Sindbis virus is typical of alphaviruses and other RNA viruses in using an RNA-dependent RNA polymerase, called the replicase, for replication. It synthesizes a subgenomic mRNA, again using an RNA-dependent RNA polymerase called the transcriptase. The interactions between the viral replicase and transcriptase with their cognate, cis-acting recognition sequences are central to the virus life cycle, and are potentially vulnerable to inhibition by properly designed drugs. However, the mechanism of neither replication nor transcription is known. Indeed, it is not known which Sindbis proteins constitute the replicase or the transcriptase. Although potential cis-acting recognition sequences have been proposed, based on comparative sequence analysis of alphavirus RNA, there has been little direct evidence that they are biologically significant. The experiments described here are designed to identify the viral proteins that make up the transcriptase, and to identify the cis-acting transcription signal that directs the synthesis of a subgenomic mRNA. The experiments use full length cDNA clones of Sindbis virus and its defective-interfering RNAs, that can be transcribed in vitro to produce infectious transcripts. The clones allow the modification of the viral genomes using standard molecular cloging techniques, the modifications are reflected in the in vitro transcripts, that are then tested for biological activity. The transcription signal is identified by cloning the region spanning the start of the Sindbis subgenomic mRNA into a defective-interfering RNA (that normally does not produce subgenomic RNA). The resulting defective-interfering RNA produces subgenomic RNA in the presence of Sindbis helper virus. Deletions and site-specific mutagenesis are then used to map the minimal extent of the transcription signal. The viral transcriptase is identified by selecting for second-site revertants that can at lest partially overcome the effects of an insertion mutation in the transcription signal. The mutation in the transcription signal results in viruses with defective subgenomic mRNA synthesis, that make very small plaques, and give low virus yields. Revertants are easy to obtain, that make larger plaques, and that give better virus yields. Most revertants appear to have retained the insertion mutation, and have mutations elsewhere in their genomes. Among such second-site mutations are those that produce mutant transcriptases that can recognize the mutated transcription signal with some efficiency. Mapping and sequencing of such mutations will then identify the viral proteins that are involved in subgenomic mRNA synthesis. A biochemical approach is also taken,to detect direct binding of transcription signal to viral proteins. This would be used to identify the recognition site of the transcriptase.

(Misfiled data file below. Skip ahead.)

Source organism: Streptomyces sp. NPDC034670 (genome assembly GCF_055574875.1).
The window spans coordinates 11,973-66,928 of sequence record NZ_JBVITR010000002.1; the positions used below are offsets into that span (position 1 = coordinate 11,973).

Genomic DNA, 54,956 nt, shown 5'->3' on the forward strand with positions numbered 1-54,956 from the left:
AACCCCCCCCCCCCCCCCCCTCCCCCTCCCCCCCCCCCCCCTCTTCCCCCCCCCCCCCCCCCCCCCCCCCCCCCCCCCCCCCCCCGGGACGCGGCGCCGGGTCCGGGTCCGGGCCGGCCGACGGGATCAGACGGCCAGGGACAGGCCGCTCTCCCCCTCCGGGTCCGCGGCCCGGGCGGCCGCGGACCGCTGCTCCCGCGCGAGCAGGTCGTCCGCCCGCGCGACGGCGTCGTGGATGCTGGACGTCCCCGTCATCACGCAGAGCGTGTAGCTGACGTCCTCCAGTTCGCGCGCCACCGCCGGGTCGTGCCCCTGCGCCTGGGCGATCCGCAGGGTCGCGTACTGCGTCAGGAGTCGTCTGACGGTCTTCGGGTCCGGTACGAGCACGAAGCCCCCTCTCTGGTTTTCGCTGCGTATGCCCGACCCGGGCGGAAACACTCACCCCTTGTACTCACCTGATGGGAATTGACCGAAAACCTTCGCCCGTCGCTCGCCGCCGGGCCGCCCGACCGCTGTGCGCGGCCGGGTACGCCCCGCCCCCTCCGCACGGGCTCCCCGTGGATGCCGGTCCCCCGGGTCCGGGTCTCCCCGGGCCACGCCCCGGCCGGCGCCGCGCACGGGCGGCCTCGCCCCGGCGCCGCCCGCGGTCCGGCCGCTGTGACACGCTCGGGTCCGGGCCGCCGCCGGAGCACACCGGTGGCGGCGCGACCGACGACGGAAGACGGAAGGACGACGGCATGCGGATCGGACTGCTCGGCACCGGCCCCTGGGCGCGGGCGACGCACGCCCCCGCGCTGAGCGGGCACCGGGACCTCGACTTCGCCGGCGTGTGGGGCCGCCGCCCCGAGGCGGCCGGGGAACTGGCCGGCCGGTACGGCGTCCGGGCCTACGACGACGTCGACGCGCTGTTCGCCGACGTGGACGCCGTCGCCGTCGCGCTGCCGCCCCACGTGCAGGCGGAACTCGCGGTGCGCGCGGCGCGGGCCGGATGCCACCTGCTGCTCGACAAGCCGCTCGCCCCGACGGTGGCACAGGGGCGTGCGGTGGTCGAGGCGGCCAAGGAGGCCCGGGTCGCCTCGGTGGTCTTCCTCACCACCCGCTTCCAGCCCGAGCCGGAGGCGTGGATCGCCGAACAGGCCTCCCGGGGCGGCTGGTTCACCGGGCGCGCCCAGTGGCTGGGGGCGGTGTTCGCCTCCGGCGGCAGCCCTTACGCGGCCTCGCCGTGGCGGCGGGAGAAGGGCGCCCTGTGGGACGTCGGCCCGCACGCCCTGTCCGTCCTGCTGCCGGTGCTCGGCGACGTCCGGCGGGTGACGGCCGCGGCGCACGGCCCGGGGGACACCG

National Institute of Health (NIH)
National Institute of Allergy and Infectious Diseases (NIAID)
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Virology Study Section (VR)
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Washington University
Schools of Medicine
Saint Louis
United States
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